submitButton.addEventListener(ButtonRoles.SUBMIT,listener);
          cancelButton.addEventListener(ButtonRoles.CANCEL,listener);
          • 2. Re: Custom Button Class
            Level 7
            Hi Rothrock, I think what you have is pretty good, but I'm not sure you need
            EventDispatcher, especially if you think it's making things cumbersome. I
            use a custom button class in many of my projects - it extends MovieClip.
            It's got mouse handlers that do whatever (change color in my case) and a
            setText method so I can have unique labels. Then I just add onRelease
            handlers to them like normal. For instance, if I have a Save button I'd do
            something like so:

            btnSave.setText("Save");
            btnSave.onRelease = function(){//do stuff};

            That's what I do anyway.

            --
            Dave -
            Head Developer
            http://www.blurredistinction.com
            Adobe Community Expert
            http://www.adobe.com/communities/experts/


            • 3. Re: Custom Button Class
              Rothrock Level 5
              GWD - Thanks. What I have is similar to what you have suggested, but I need to keep it pretty generic. These buttons will be used by several different people in all sorts of places that I can't even guess.

              Dave - That had been one of my first thoughts too. But if I use the event handlers in my FLA like that, the class's event is over-ridden/masked and doesn't occur. Doesn't that happen to you? Or do you just compensate for it in the "//do stuff" part?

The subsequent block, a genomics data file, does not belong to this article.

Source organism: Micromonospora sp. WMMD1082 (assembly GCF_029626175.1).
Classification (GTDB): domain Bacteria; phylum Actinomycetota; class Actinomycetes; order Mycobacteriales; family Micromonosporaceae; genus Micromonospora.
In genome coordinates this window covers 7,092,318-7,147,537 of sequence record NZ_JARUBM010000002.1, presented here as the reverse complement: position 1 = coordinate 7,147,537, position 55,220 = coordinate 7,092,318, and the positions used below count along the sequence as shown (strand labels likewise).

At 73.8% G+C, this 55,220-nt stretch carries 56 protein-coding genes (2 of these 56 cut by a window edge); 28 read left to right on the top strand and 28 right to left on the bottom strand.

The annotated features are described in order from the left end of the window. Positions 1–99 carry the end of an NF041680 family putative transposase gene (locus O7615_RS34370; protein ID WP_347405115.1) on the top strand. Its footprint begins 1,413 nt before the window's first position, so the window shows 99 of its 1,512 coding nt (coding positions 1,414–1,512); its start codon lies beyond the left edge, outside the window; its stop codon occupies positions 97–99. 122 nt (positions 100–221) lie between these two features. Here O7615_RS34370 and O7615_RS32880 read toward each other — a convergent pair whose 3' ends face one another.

The more I'm thinking about it, it seems that really I'm just adding one more line (the creation of the listener object) and typing:

              submitButton.addEventListener("release",listener.submit);

              instead of

              submitButton.onRelease=submitRelease;

              Thanks for the input. If anybody's got more...

              • 4. Re: Custom Button Class
                Rothrock Level 5
                I also just realized that if you squint a bit, this looks just like the code to do the samething in AS3. So it is kinda a sneaky way to get the project I'm working with ready for that in a couple of years!
                • 5. Re: Custom Button Class
                  Damon Edwards Level 3
                  "I also just realized that if you squint a bit,"

                  If I squint and look at it, it looks like little tiny mountains :)
                  • 6. Re: Custom Button Class
                    Rothrock Level 5
                    ;)

                    Realizing that it looked like the AS3 syntax and that in AS3 you don't have to bother with creating a listener object and then attaching all your methods/functions to that object...

                    It got me to thinking. Well isn't the clip/maintimeline as good an object as any? So is there any reason I can't do this:

                    function submit(event:Object){
                    trace("submitted");
                    }

                    myButton.addEventListener("release",submit);

                    It seems to work. Is there any drawback? It just seems so much cleaner.